Just a few days ago, the North Korean regime denied accusations of human rights abuses by the United Nations. In fact, its spokesperson defended North Korea’s human rights record, stating “North Korea guarantees ‘true freedom and rights’ to its people.” Further, North Korea argued that the accusations lacked legitimacy and were a calculated part of a “political maneuver aimed at overthrowing the regime.” Unfortunately for the North Korean government, the irrefutable evidence of abuse by the Kim regime has been well documented. In particular, human rights investigator David Hawk has worked through HRNK for over a decade to shed light on North Korea’s prison camp system through former prisoner testimony and satellite imagery in the Hidden Gulag series.
"It is a well-established principle of contemporary international law that those who commit atrocities should be held accountable and should be asked to account for the violations of human rights that are so severe that they are considered to be atrocity crimes. That has to be done primarily through the efforts of other UN Member States. It’s at this point only other governments that can demand from North Korea that North Korea hold accountable those who are responsible. There are institutions and mechanisms for doing this that, as of December of last year, are employed. An overwhelming majority of Member States in the General Assembly passed a resolution requesting the UN Security Council to refer the North Korean human rights situation to the International Criminal Court for its investigation and its prosecution of those who are responsible. It’s the Member States of the UN that have to continue to pressure North Korea to improve its human rights situation and to cease these criminal violations and to bring those who are accountable to justice. We are a long way from that happening, but it’s only since the international community took these measures in 2014 to raise the issue of accountability and obtaining an account of these dreadful ongoing violations that the North Korean regime has responded at all to the concerns of the international community. Prior to this there had been a decade of resolutions at the UN Human Rights Council, there had been a decade of reports by the Special Rapporteur, there had been a decade of resolutions at the General Assembly, and North Korea ignored all of that, all of those resolutions, all of those reports. It’s only when the international community raised the issue of accountability that the North Koreans responded."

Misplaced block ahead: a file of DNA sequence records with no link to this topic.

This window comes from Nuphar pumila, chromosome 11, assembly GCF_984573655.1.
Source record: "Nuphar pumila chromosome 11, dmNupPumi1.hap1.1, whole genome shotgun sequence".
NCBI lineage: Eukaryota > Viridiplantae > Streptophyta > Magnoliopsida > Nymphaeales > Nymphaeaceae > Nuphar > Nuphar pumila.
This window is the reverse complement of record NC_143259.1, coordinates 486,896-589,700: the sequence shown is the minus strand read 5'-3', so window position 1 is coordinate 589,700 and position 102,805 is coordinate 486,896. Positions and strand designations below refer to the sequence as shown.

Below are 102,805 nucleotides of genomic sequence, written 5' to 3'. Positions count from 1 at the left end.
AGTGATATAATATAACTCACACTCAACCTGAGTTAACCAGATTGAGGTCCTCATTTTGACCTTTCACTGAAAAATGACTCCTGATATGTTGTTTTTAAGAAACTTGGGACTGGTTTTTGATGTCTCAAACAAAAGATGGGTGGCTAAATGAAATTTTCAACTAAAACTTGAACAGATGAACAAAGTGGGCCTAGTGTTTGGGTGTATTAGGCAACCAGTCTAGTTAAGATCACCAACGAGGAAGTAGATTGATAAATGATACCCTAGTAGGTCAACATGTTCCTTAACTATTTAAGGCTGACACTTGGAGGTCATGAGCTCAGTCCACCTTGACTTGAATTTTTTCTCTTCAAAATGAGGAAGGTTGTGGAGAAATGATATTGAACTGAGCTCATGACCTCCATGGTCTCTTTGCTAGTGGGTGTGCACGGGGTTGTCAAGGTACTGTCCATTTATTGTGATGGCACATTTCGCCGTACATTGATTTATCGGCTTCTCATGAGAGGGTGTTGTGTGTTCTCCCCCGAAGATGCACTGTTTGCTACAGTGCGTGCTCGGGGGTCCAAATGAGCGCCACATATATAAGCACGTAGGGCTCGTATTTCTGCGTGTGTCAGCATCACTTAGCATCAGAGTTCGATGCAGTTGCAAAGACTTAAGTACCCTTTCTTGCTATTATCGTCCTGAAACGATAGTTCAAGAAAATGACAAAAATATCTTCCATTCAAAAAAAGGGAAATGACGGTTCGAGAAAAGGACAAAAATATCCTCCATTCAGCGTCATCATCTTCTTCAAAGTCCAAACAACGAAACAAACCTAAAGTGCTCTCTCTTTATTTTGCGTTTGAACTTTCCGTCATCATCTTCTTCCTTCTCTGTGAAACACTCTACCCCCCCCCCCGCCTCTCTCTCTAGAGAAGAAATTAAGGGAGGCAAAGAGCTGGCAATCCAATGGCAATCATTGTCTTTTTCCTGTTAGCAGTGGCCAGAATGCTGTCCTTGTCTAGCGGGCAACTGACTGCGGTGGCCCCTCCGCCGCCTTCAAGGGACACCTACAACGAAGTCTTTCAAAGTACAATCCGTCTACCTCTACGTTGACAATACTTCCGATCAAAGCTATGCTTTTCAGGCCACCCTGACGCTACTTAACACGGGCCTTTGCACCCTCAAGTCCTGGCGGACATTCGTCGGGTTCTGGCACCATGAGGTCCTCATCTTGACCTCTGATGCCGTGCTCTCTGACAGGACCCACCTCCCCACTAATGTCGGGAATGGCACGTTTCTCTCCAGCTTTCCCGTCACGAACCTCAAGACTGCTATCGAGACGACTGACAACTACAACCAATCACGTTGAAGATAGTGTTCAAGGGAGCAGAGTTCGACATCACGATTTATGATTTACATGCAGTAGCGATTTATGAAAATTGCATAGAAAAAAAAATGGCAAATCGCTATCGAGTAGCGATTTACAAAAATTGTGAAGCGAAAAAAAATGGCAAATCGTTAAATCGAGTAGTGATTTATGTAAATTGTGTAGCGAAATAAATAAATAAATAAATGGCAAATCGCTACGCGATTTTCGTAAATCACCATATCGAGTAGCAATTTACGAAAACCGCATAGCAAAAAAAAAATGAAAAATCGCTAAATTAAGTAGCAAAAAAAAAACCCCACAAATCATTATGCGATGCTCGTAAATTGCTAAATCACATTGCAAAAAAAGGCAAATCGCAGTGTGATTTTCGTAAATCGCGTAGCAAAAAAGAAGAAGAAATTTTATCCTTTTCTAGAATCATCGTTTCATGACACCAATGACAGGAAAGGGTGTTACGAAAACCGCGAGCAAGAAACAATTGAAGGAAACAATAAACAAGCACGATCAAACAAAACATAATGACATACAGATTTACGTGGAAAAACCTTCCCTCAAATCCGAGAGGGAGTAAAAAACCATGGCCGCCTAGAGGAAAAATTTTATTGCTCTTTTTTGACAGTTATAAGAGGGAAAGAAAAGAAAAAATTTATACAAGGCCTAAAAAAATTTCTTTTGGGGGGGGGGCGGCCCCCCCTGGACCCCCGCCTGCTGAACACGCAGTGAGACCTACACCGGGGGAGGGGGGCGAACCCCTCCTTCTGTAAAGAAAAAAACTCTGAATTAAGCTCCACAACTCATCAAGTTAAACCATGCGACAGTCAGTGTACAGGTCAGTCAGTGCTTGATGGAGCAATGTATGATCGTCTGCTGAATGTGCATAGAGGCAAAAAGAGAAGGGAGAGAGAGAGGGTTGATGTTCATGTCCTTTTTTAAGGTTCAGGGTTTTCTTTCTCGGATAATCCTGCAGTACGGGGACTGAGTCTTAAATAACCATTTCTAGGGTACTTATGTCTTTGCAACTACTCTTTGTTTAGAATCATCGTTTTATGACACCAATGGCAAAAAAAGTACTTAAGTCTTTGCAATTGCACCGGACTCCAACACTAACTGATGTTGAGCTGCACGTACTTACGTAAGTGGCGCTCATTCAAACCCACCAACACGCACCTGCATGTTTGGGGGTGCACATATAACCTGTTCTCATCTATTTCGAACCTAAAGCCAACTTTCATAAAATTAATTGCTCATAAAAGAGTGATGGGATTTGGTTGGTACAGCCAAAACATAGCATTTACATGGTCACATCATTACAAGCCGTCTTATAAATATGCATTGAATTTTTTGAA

Even while the North Korean regime denies its wrongdoing, history has shown us that it is ultimately fighting a losing battle.